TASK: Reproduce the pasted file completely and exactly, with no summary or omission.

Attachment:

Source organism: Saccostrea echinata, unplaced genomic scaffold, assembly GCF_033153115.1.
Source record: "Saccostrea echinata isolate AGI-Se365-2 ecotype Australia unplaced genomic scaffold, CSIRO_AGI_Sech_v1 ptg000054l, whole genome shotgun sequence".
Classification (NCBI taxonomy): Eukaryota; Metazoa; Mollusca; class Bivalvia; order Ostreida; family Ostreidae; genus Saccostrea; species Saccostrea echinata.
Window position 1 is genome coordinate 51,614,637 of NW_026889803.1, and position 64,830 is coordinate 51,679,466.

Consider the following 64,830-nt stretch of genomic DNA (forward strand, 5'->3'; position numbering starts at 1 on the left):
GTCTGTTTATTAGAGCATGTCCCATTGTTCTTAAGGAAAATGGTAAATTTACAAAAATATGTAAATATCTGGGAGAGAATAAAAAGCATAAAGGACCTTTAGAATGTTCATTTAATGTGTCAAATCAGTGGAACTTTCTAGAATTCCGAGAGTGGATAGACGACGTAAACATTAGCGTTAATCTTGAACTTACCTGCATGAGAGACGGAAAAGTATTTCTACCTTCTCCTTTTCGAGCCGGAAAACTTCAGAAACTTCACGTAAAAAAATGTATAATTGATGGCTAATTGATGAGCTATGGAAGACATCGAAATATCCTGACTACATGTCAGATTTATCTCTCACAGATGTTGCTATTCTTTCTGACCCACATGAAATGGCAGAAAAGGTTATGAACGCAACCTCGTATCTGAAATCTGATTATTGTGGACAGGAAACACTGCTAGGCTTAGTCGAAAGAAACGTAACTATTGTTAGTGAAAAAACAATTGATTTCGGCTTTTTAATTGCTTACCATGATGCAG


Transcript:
Source organism: Saccostrea echinata, unplaced genomic scaffold, assembly GCF_033153115.1.
Source record: "Saccostrea echinata isolate AGI-Se365-2 ecotype Australia unplaced genomic scaffold, CSIRO_AGI_Sech_v1 ptg000054l, whole genome shotgun sequence".
Classification (NCBI taxonomy): Eukaryota; Metazoa; Mollusca; class Bivalvia; order Ostreida; family Ostreidae; genus Saccostrea; species Saccostrea echinata.
Window position 1 is genome coordinate 51,614,637 of NW_026889803.1, and position 64,830 is coordinate 51,679,466.

Consider the following 64,830-nt stretch of genomic DNA (forward strand, 5'->3'; position numbering starts at 1 on the left):
GTCTGTTTATTAGAGCATGTCCCATTGTTCTTAAGGAAAATGGTAAATTTACAAAAATATGTAAATATCTGGGAGAGAATAAAAAGCATAAAGGACCTTTAGAATGTTCATTTAATGTGTCAAATCAGTGGAACTTTCTAGAATTCCGAGAGTGGATAGACGACGTAAACATTAGCGTTAATCTTGAACTTACCTGCATGAGAGACGGAAAAGTATTTCTACCTTCTCCTTTTCGAGCCGGAAAACTTCAGAAACTTCACGTAAAAAAATGTATAATTGATGGCTAATTGATGAGCTATGGAAGACATCGAAATATCCTGACTACATGTCAGATTTATCTCTCACAGATGTTGCTATTCTTTCTGACCCACATGAAATGGCAGAAAAGGTTATGAACGCAACCTCGTATCTGAAATCTGATTATTGTGGACAGGAAACACTGCTAGGCTTAGTCGAAAGAAACGTAACTATTGTTAGTGAAAAAACAATTGATTTCGGCTTTTTAATTGCTTACCATGATGCAG